From the palace to the Church: the activity undertaken by members of the Orsini, Borghese, Barberini, Ottoboni and Aldobrandini families.

Émilie Corswarem

Research concerning the national churches in Rome has highlighted the active role played by a series of personalities gravitating around these institutions who sided in favour of one nation or another: cardinal protectors, ambassadors, diplomats, members of the Roman or foreign nobility, etc.

In the context of the PerformArt project, the focus of this study is the activity undertaken by members of the Orsini, Borghese, Barberini, Ottoboni and Aldobrandini families, some of whom linked to national churches.

These characters were involved at different levels in the organisation of the festive life of national institutions, enabled by specific functions assumed by any given nation. At times they were the ones inaugurating a celebration, sometimes contributing to its financing, and if some of these institutions were placed under more rigid political control, they would accordingly assume a bureaucratic commanding role (R. Heyink). In addition to the ceremonial and musical implications resulting from the intervention of these characters, we shall also measure the tensions that emerged from the inevitable confrontation between the national pretences of these institutions, which at times were upheld by these characters who were independent from the institution itself, and their requirement of obedience to Rome.

In fact, some studies have revealed the disputes which could arise between a national congregation and an ambassador whenever the latter meddled with the management of the church (A. Morelli ; J.M. Dominguez). Finally, some personalities covered the same role for various institutions that might or might have not been represented by an ambassador in Rome. This is the case of Virginio Orsini, Cardinal protector of Sant’ Antonio dei Portoghesi, San Luigi dei Francesi and San Stanislao dei Polacchi, or even Ippolito Aldobrandini, who held the same position for Austria and Portugal. Thus, we shall consider the implications of national pretences in these specific cases.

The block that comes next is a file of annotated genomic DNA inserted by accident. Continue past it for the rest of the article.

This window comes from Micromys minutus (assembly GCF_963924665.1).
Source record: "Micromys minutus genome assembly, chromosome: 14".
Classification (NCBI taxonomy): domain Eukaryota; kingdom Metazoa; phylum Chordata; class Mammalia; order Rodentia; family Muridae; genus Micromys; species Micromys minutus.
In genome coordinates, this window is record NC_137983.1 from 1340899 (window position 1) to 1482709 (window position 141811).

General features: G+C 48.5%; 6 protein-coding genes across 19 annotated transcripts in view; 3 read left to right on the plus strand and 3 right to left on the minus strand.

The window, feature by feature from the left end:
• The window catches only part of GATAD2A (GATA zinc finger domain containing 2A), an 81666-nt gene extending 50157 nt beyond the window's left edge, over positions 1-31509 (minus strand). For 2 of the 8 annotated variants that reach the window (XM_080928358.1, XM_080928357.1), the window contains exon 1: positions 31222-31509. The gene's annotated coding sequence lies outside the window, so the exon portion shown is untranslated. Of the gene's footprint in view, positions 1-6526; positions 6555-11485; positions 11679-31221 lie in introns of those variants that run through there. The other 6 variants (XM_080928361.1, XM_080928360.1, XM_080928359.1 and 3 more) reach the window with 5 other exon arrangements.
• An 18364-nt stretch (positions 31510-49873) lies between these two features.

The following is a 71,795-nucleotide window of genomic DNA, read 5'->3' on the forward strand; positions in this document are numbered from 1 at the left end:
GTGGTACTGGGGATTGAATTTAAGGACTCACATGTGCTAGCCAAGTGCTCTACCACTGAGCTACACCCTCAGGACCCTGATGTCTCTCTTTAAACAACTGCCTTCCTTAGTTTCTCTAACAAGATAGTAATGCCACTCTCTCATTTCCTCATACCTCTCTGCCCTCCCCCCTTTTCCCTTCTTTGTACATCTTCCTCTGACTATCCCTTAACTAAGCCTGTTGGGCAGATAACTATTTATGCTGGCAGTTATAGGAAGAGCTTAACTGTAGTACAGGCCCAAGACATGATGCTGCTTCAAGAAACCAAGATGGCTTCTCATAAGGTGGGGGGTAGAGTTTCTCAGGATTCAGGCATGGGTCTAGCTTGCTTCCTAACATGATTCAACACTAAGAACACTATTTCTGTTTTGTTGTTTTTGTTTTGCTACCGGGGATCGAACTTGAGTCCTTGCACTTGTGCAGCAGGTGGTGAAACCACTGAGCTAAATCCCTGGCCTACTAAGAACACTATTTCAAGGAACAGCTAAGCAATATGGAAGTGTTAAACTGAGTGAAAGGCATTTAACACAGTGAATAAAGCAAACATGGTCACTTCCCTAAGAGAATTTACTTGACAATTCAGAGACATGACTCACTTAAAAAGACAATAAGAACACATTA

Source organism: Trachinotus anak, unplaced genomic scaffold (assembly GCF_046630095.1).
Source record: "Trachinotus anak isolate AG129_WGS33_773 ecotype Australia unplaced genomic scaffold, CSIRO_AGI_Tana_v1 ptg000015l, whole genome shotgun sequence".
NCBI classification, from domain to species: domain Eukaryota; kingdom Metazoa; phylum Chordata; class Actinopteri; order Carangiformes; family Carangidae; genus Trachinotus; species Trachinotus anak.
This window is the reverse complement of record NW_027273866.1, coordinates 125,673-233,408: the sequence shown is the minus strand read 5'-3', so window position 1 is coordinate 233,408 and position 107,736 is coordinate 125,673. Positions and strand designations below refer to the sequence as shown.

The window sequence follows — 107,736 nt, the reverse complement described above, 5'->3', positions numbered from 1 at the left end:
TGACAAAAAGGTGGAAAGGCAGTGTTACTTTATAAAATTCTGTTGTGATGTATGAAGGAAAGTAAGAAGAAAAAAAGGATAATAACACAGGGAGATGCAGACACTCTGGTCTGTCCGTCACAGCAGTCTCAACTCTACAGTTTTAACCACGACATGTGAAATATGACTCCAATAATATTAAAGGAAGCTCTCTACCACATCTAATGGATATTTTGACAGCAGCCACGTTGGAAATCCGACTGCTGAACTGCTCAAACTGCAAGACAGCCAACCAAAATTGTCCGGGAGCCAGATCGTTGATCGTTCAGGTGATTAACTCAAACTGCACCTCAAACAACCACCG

While constituting a reference point for different “Nations” in Rome, the national churches were nonetheless integrated within the social and cultural fabric of the city. In fact, the members of these great Roman families played a part in the formation of networks of musicians who distinguished themselves in private palaces in addition to their activity within the national churches.

In an attempt to follow these musicians, our aim is to verify the existence of national arrangements, in order to measure the degree of exclusivity of the ties binding these musicians to supposed national poles (Francophile, Hispanophile, etc.) and to examine the role played at the heart of this phenomenon by the members of the families who are the focus of this study.

In this study we shall minutely expound both the question of the development of a process of identification of a community in a foreign land as well as that of cultural hybridisation.

This study also aspires to contribute to an improved understanding of the rationale underpinning the cultural exchanges which operated within the city of Rome.